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HTML Arch and Future of HTML proposals

From: Russell Steven Shawn O'Connor <roconnor@wronski.math.uwaterloo.ca>
Date: Fri, 1 May 1998 12:17:16 -0400 (EDT)
To: www-html@w3.org
Message-ID: <Pine.SOL.3.95q.980430160938.505A-100000@wronski.math.uwaterloo.ca>
I'm going to push the HTML Architecture idea some more, because I really
*really* think it is a good idea.  Let's see how it is related to other

Zhengrong Song <song@cse.psu.edu> 
   Proposal for a mirror element for linking to a mirror site. 

With an HTML architecture any element can be used in your HTML file.
Some elements may not be mapped to the HTML architecture and be ignored.
Vendors may specify their own architectures with extended elements (such
as MIRROR).  Authors may, at their own risk, use, vendor architectures
instead.  This is much like the current system where authors use
proprietary elements such as BLINK.

One advantage is that multiple architectures can be specified for a
document.  So an author can specify one vendor architecture (or more)
and the official HTML architecture at the same time.  This may prevent
conflicts some between vender implementations.

Of course HTML 5.0 may or may not want to support the MIRROR element.
(Personally I think standardizing some sort of MIRROR relationship to be
used with A and LINK elements would be best.)

Sebastian Rahtz <s.rahtz@elsevier.co.uk> and Herbert van Zijl 
   The future of HTML, from the perspective of Elsevier Science 

This proposal advocates the use of Architectures.  More smart people here.
Not much more to say other than to agree that authors would be able to
specify their own elements.

Ramon Casha <rcasha@technologist.com> 
   Recommendations for a preprocessor attribute in HTML 

Using SGML system entities is the best method for some types of
transculsion.  An HTML Architecture would allow the author to specify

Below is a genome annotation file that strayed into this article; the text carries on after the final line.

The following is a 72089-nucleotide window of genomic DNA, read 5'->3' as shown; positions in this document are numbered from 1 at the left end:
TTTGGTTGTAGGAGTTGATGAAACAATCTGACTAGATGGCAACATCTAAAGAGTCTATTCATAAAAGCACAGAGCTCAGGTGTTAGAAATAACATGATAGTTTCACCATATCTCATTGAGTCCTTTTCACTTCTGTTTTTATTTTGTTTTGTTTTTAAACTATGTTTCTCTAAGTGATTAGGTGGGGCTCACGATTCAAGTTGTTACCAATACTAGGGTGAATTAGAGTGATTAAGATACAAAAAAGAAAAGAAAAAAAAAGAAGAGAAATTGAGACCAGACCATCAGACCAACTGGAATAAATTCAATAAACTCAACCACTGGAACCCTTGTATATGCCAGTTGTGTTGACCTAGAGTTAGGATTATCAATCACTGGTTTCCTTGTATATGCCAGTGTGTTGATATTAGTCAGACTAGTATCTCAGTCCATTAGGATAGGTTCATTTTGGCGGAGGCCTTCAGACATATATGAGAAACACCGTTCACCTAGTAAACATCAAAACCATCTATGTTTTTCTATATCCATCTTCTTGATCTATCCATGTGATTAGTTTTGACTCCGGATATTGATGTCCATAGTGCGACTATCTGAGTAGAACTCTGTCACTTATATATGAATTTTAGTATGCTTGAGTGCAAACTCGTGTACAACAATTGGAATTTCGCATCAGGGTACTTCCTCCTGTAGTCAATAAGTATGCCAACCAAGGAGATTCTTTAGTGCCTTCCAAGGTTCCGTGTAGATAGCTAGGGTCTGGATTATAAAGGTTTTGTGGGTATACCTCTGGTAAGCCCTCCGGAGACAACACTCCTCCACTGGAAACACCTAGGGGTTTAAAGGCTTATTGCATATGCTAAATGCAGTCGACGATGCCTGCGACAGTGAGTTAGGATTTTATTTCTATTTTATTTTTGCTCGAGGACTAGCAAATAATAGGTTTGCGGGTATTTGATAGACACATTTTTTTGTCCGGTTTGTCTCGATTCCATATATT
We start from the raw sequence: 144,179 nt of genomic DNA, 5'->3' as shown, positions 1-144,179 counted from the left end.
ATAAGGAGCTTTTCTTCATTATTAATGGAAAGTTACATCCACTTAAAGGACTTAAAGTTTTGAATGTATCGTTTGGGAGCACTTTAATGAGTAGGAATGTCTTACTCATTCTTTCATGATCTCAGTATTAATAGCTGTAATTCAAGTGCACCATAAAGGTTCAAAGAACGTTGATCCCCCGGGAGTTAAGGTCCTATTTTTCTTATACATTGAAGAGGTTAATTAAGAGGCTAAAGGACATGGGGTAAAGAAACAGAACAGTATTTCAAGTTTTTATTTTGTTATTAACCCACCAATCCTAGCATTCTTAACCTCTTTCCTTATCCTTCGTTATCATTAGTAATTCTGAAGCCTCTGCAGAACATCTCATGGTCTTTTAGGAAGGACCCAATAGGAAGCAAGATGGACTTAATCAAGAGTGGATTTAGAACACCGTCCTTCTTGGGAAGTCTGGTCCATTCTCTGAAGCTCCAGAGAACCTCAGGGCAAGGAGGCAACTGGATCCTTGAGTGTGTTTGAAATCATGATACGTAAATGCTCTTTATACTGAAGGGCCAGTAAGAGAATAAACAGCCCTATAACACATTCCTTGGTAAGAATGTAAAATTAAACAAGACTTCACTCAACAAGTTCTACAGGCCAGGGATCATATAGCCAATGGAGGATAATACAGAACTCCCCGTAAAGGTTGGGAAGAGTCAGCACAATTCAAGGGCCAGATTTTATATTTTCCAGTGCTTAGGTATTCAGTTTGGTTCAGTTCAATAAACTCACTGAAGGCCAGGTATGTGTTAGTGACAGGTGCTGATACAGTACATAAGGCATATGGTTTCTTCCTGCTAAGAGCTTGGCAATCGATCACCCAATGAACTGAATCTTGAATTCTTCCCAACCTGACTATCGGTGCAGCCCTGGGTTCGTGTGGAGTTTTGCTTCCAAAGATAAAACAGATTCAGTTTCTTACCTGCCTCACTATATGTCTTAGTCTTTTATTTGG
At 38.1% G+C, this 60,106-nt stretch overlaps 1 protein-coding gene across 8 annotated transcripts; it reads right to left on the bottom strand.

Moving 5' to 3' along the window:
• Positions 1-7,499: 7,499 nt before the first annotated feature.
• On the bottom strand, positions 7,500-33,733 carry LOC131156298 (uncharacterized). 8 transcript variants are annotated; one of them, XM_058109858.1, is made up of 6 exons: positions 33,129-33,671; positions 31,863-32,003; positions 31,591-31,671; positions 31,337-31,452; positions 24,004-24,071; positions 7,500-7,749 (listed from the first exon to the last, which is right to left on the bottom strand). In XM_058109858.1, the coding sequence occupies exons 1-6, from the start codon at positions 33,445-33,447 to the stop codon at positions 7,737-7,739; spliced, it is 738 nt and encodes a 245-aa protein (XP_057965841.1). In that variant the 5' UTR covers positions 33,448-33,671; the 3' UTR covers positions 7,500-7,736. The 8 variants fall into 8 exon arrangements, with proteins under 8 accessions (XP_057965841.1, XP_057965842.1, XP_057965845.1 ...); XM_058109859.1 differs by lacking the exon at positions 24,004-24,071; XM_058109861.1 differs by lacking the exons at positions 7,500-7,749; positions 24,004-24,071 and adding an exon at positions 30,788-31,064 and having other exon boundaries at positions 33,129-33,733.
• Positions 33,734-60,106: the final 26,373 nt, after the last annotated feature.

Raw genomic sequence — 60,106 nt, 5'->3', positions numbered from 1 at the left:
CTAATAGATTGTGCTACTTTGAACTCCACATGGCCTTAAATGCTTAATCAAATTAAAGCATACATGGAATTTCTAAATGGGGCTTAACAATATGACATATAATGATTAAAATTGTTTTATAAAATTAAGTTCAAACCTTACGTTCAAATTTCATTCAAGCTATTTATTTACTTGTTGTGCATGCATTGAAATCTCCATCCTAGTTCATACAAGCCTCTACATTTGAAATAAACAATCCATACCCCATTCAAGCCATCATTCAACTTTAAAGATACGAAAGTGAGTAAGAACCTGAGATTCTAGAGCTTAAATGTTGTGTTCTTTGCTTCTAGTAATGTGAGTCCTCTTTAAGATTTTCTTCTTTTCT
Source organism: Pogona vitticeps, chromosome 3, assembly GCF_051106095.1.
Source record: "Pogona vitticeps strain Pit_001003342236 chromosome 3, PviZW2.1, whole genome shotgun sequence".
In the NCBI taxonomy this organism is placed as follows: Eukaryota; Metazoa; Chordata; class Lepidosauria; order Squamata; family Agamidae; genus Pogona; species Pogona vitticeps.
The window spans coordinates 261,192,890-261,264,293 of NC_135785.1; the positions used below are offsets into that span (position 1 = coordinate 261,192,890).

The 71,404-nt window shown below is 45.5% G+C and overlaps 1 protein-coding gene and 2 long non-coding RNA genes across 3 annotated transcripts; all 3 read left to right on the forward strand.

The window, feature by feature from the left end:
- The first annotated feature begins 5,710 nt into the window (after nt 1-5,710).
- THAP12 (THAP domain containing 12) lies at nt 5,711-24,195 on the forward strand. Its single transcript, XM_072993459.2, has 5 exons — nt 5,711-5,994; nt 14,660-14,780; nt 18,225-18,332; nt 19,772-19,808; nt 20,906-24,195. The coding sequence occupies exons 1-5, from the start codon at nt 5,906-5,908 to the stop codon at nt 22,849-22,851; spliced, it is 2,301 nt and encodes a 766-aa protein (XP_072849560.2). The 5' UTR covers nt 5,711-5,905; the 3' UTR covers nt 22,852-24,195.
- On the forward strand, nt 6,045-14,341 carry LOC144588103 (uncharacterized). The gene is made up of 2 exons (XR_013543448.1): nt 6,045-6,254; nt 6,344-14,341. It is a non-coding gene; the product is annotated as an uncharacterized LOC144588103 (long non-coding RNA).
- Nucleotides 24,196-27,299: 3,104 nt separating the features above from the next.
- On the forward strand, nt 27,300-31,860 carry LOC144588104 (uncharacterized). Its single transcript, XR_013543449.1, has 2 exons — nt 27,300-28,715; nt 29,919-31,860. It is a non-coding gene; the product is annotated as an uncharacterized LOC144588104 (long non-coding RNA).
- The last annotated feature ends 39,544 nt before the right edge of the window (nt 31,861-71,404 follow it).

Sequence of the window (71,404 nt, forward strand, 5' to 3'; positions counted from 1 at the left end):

whatever entities e would like, including SYSTEM entities.

Masayasu Ishikawa 
   Harmonizing the "subset" of HTML; Internationalization

The DTD you choose to validate against can be a subset of HTML.  The
Architectural mapping will still work.

Robert S. Smith <rsmith@mitec.net> 
"I believe there needs to be a way to designate a list of HTML pages as a
book so that the browser can search them all for a specific word instead
of just searching one page, just like a regular book. HTML books are
becoming increasingly common."  

Although this doesn't have to do with HTML architectures, I feel that the
NEXT and PREV relationships are adequate for designating a list of HTML
pages.  Of course the same comment about vendor implementations of elements
that applied to the MIRROR element applies here too.

Rob Rothenburg <wlkngowl@unix.asb.com> 

Same comments about vendor implementations of elements applies.

Curtis Yarvin <Curtis_Yarvin@geoworks.com>, Ian Porteous
   Bringing the Web to Handheld Devices: Practical Issues 

The same comments about ``Harmonizing the "subset" of HTML; 
Internationalization'' apply here.  Also, a compact HTML architecture can
be made.  A document can conform to both the standard and compact HTML
architectures simultaneously.  

Daniel Austin <daniela@cnet.com>, Greg Sherwin <gregs@cnet.com> 
  The Role of HTML as a Display Format 

I disagree with this position.  Although people may move towards XML,
HTMLs role should become an architecture defining some common *semantics*
for the variety of elements people will create with XML.  XMLs is unable to
communicate the semantics of many of its elements.  HTML architectures can
give UA's more information for XML documents conforming to it.

This is important.  An XML document can have an OL element, and a style
sheet can make it look like an ordered list.  But a UA doesn't know that it
is an ordered list.  However, if the OL is mapped to the OL element in
the HTML architecutre, then any HTML aware UA will know that the element
is an ordered list.

Hidetaka Ohto <ohto@isl.mei.co.jp> 
   A Proposal for Mobile HTML Architecture 

See other comments about compact HTML.

Ben Trafford <ben@aerosoftsys.com> 
    From Sunday April 26th. 

As I describe, XML documents can implement the HTML architecture.  Great
isn't it.

Joel Nava <jnava@adobe.com>, Bruce Hunt <bhunt@adobe.com>, T.V. Raman
<raman@adobe.com>, Adobe Systems Inc. 
   HTML as an XML application 

As I describe, XML documents can implement the HTML architecture.  Great
isn't it.

-- Russell O'Connor                           roconnor@uwaterloo.ca
``And truth irreversibly destroys the meaning of its own message''
-- Anindita Dutta, ``The Paradox of Truth, the Truth of Entropy''
Received on Friday, 1 May 1998 12:17:19 UTC

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